Why Is The Saabath On Sunday

Perhaps a ridiculous question but why is the Sabbath on Sunday? If Jesus Christ was crucified on Friday on rose 3 days later wouldn’t that put the Sabbath on Monday? My way of counting days puts it on that day. Any clarification on this would be appreciated.

John

  1. The Sabbath is still Saturday, we just worship on Sunday because of the Resurrection.

  2. It’s not “risen 3 days later,” it’s “risen on the third day.” First day = Friday, second day = Saturday, third day = Sunday.

OK, I get it now. Thanks for your reply.

John

The ancient Romans used an “inclusive” method of counting days, as opposed to what we use in contemporary English. When we say “the third day after” we exclude the day itself (in this case, Friday). In contrast, they included the reference-day; so think of it as “the third day (pause)…after the Crucifixion”

Think of the word “after” as meaning “after as opposed to before.” That might seem obvious (of course, the crucifixion happened before the Resurrection) but it’s actually relevant and important when it’s put into the perspective of how the Roman calendar worked. “After” indicates direction instead of thinking of it as “after that first day had ended.” The word “after” is telling someone which direction to count (past or future). So Friday is the first, Saturday the second, and Sunday the third.

It’s interesting when we look at how the Roman calendar worked. They counted backwards; and they included the reference-day.

Let’s say that it’s the end of October. The Romans began by looking forward to the next significant day, in this case, the Calends of November (November 1). The Calends is our reference-day.

The day before the Calends of November is the “eve of the Calends” (Oct 31)

The day before that is the “third day before the Calends of November” (Oct 30)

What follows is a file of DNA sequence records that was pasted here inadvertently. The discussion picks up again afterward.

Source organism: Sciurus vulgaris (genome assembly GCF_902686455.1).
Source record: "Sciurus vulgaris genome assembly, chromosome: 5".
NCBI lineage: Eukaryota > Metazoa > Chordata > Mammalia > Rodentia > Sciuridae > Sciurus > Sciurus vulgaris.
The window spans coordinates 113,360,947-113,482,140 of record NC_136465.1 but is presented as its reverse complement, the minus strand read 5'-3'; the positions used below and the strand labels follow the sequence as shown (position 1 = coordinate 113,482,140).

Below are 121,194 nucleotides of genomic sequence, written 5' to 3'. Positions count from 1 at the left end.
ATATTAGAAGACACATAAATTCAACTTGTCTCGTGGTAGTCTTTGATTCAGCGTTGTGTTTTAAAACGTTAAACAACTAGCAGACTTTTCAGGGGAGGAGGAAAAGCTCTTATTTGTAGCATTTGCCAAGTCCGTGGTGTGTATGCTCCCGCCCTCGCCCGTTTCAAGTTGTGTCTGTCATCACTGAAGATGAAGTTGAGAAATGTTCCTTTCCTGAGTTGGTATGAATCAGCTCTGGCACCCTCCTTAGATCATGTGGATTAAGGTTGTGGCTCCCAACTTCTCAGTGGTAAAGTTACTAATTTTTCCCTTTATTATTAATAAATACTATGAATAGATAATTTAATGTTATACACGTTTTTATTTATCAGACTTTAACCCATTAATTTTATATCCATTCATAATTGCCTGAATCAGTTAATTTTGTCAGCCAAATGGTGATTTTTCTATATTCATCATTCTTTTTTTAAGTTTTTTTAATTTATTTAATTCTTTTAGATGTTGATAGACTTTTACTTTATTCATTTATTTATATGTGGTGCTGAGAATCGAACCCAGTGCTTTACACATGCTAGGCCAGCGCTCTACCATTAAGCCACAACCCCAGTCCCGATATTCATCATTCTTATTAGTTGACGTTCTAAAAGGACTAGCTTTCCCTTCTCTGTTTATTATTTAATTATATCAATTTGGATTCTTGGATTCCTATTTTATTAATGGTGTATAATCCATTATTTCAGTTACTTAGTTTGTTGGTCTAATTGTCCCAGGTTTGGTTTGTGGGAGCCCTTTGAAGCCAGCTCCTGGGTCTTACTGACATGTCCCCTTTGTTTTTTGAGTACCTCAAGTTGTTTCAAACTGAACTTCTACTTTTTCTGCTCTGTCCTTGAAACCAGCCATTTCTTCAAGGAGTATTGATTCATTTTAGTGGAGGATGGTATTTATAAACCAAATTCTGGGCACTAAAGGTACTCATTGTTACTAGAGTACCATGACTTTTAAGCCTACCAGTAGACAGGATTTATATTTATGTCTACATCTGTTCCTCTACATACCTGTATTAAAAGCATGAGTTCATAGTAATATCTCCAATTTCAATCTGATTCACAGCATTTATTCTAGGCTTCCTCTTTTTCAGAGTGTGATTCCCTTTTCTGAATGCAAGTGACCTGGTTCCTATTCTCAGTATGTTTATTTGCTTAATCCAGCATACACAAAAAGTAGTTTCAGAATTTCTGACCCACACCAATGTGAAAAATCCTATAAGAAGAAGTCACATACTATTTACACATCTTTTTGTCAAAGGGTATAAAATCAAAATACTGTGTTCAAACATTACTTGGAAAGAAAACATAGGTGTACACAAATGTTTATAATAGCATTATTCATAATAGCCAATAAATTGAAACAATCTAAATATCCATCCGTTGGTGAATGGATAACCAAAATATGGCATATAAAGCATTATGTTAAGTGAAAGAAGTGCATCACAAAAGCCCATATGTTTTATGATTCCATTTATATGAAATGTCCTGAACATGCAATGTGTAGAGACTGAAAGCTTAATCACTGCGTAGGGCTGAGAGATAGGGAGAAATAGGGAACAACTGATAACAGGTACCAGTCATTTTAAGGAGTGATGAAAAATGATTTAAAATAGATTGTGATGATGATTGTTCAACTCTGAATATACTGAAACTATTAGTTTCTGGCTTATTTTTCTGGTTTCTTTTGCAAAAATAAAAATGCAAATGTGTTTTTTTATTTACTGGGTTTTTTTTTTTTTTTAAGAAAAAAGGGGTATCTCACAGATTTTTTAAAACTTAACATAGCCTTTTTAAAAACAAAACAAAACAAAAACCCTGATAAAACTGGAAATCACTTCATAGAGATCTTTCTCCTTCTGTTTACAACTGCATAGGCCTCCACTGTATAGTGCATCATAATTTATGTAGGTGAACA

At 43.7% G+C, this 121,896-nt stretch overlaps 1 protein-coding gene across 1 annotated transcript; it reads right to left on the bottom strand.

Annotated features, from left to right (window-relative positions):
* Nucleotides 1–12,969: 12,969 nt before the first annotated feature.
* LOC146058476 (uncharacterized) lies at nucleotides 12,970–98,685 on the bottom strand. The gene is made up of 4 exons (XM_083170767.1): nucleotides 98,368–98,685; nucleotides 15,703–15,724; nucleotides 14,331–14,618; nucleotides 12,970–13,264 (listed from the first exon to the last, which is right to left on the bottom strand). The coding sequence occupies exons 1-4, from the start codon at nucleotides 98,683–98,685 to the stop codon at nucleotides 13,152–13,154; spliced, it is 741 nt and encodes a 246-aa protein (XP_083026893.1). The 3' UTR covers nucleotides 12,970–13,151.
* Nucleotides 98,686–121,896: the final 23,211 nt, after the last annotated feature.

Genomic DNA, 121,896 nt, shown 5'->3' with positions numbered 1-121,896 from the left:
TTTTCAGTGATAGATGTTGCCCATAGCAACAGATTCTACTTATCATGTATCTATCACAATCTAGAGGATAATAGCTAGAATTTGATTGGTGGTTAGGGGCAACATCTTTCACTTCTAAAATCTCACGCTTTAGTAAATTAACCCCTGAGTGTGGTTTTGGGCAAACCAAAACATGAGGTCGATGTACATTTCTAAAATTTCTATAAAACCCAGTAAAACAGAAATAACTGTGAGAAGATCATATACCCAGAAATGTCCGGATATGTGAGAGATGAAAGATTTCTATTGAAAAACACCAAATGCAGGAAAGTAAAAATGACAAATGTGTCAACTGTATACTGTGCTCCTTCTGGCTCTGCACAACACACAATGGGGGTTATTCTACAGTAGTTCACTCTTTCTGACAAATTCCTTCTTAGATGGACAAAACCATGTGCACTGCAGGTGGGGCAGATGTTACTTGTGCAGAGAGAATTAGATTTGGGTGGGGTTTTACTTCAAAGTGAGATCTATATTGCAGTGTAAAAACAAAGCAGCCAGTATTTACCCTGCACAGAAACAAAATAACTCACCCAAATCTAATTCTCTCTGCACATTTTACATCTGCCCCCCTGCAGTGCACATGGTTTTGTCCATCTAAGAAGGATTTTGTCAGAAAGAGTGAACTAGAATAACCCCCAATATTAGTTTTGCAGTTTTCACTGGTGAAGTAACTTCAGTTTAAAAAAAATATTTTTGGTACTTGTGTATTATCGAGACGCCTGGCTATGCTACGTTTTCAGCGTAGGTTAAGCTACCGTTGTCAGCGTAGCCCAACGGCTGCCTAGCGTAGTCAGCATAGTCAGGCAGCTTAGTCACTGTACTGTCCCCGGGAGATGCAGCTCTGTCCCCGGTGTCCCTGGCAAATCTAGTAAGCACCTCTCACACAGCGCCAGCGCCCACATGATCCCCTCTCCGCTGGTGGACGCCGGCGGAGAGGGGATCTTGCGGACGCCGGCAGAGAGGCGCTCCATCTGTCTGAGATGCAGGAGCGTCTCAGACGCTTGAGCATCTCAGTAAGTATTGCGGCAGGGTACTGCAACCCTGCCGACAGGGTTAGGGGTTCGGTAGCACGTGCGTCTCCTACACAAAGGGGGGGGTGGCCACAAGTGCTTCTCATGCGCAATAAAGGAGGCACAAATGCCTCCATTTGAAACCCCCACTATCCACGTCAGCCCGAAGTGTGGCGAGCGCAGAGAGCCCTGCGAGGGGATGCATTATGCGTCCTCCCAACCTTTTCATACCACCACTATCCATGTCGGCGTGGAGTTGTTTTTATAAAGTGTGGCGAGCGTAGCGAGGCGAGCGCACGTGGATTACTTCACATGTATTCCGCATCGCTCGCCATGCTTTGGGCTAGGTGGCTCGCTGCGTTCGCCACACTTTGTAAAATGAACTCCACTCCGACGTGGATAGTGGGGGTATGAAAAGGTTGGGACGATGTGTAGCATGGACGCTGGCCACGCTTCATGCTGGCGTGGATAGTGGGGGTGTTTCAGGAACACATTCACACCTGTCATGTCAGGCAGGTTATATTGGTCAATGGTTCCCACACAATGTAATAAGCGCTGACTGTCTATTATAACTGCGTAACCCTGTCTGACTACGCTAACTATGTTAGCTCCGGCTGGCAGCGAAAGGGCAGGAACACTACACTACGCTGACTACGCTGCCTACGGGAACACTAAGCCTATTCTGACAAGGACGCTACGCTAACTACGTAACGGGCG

Today (what we call October 27) is actually the “sixth day before the Calends of November” which seems rather odd to us because if we count forward and think "so that makes tomorrow the fifth day…etc. etc…) it turns out that there is no “second day before the Calends” because we go from “the third day before” immediately to the “eve”—there is no “second day before.” Why? because they include the reference-day when they count. There was no “second day before” because that was called “the eve”–although we could call that the “day before” or maybe the “first day before.”

The same thing happens at Easter, in the opposite direction. In our typical contemporary usage, we would call Divine Mercy Sunday, the “first Sunday after Easter” because we think to ourselves that this is the first time we have a Sunday after Easter is over. But that’s not how it works in Latin. Divine Mercy is actually called the Second Sunday after Easter because the reference-day of Easter Sunday is included.

wynd,
re: “The Sabbath is still Saturday, we just worship on Sunday because of the Resurrection.”

Just so it’s understood that there is no scripture that says that anyone observed the first day of the week for rest and worship because of the resurrection.

Acts 20, gathering to break bread has always been synonymous with worship in Christianity.

7 On the first day of the week* when we gathered to break bread, Paul spoke to them because he was going to leave on the next day, and he kept on speaking until midnight.

Corinthians 16:

2 On the first day of the week each of you should set aside and save whatever one can afford, so that collections will not be going on when I come.

What would it matter what day of the week they were collecting on, unless they were already gathered together every first day of the week for…?

Now while there is no specific scripture where the Lord’s day (Sunday) is specifically called that because that is the day Christ rose, we do know from the writings of the early fathers that the Church called it the Lord’s day because it was the day He rose.

It becomes exceedingly clear that they were gathering on the first day (Sunday), and they were gathering to worship (breaking bread), and Paul never says anything against what they are doing.

Duane1966,
re: “Now while there is no specific scripture where the Lord’s day (Sunday) is specifically called that because that is the day Christ rose…”

Nor is there any scripture that ever calls the first day of the week the “Lord’s Day”. But I wasn’t commenting on that. I was merely pointing out that scripture never says that anyone got together on the first day of the week in honor of the resurrection. I think there may be some who think that it does.

Scripture confirms that Christians regularly gathered together on the first day of the week (Sunday) for a Eucharistic rite (breaking of the bread), and I am confident in calling it a rite given Paul’s corrections to the Corinthians on how it should be celebrated.